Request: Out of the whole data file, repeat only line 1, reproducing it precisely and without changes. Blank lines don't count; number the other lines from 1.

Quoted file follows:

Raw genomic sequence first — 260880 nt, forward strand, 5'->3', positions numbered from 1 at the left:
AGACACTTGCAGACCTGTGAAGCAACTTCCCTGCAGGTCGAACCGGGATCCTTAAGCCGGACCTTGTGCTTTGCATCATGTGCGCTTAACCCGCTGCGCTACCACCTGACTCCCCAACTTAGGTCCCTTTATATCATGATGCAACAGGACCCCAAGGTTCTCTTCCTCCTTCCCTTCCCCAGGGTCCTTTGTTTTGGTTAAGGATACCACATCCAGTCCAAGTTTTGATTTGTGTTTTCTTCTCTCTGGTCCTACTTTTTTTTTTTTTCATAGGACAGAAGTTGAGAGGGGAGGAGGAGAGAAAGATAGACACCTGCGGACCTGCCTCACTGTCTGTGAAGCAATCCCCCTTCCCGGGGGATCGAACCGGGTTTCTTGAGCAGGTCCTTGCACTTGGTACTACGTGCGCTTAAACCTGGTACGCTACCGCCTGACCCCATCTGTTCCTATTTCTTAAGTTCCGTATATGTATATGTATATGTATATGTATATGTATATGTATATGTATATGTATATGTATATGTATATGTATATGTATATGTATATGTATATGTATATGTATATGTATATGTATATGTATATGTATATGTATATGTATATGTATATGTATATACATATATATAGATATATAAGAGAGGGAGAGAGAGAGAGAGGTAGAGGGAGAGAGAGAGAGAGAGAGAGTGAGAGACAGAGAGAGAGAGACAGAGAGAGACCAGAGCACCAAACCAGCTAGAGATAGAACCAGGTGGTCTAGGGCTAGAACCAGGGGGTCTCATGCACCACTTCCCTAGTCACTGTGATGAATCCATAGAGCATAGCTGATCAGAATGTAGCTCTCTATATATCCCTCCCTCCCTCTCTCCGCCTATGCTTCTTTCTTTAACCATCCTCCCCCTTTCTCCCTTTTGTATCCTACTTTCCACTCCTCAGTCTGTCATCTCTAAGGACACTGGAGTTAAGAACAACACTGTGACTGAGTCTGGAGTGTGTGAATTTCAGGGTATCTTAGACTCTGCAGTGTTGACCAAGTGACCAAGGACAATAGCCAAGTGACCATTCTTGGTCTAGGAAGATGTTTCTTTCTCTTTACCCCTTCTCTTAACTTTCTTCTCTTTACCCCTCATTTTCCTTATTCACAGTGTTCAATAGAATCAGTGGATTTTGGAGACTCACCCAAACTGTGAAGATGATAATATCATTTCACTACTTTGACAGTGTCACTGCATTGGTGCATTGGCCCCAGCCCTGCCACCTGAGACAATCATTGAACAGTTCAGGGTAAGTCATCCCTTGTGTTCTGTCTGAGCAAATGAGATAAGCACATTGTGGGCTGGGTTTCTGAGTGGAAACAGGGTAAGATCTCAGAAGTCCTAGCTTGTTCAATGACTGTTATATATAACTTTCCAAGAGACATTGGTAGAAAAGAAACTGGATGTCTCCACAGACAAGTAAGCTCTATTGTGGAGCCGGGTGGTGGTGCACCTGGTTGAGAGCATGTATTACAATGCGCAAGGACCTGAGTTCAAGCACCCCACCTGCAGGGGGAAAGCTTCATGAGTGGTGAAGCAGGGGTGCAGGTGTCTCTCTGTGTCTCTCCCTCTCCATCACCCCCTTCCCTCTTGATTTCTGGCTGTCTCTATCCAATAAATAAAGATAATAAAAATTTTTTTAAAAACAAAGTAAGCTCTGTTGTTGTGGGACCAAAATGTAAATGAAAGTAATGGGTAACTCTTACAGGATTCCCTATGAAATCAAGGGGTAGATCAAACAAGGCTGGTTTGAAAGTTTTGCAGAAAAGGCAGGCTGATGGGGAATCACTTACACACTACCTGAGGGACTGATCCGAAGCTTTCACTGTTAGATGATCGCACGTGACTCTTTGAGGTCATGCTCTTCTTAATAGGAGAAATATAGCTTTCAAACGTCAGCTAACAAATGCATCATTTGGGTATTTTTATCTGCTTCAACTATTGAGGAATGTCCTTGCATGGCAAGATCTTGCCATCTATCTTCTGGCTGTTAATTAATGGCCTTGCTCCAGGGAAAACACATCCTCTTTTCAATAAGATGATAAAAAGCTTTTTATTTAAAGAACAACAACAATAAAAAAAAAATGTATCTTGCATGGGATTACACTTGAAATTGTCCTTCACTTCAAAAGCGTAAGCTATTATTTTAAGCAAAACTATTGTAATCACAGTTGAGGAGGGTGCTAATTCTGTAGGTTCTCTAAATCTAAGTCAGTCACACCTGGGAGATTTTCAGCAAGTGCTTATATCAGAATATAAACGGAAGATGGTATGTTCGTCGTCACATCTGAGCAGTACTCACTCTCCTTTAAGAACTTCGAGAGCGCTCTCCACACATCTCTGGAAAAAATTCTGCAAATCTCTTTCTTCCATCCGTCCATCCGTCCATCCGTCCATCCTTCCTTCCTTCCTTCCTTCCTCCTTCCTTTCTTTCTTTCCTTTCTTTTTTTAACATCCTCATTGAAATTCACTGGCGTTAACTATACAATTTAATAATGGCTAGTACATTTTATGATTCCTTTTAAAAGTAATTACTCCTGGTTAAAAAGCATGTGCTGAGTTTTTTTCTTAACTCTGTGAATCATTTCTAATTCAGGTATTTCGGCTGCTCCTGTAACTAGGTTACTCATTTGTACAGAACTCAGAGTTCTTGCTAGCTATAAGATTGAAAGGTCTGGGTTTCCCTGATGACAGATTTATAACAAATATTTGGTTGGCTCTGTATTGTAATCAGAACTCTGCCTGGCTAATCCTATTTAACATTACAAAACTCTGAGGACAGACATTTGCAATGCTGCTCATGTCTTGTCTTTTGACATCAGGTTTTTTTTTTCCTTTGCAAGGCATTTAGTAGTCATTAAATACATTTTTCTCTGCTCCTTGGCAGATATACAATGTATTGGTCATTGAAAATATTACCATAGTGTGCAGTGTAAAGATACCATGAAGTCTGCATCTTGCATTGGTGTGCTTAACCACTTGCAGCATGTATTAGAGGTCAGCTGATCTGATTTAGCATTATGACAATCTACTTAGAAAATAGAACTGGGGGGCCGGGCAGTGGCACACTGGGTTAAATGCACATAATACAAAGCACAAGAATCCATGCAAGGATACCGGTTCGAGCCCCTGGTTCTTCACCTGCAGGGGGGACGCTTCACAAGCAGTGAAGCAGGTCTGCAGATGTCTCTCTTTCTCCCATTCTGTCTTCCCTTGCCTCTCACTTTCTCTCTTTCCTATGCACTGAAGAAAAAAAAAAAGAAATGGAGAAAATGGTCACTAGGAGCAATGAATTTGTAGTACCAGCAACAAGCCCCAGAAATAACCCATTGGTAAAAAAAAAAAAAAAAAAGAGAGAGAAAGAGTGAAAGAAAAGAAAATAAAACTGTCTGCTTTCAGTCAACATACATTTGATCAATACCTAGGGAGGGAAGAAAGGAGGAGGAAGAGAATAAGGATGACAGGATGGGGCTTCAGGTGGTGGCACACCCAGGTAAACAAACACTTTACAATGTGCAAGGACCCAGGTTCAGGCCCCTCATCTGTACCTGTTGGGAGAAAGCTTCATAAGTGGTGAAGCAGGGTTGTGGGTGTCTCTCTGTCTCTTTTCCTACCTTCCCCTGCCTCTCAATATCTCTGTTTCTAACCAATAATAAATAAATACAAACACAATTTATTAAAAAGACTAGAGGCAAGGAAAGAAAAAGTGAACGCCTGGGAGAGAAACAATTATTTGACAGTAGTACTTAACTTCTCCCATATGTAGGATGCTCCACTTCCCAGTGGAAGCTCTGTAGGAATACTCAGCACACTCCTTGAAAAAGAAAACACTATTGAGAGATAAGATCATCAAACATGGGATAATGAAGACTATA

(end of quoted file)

Raw genomic sequence first — 260880 nt, forward strand, 5'->3', positions numbered from 1 at the left: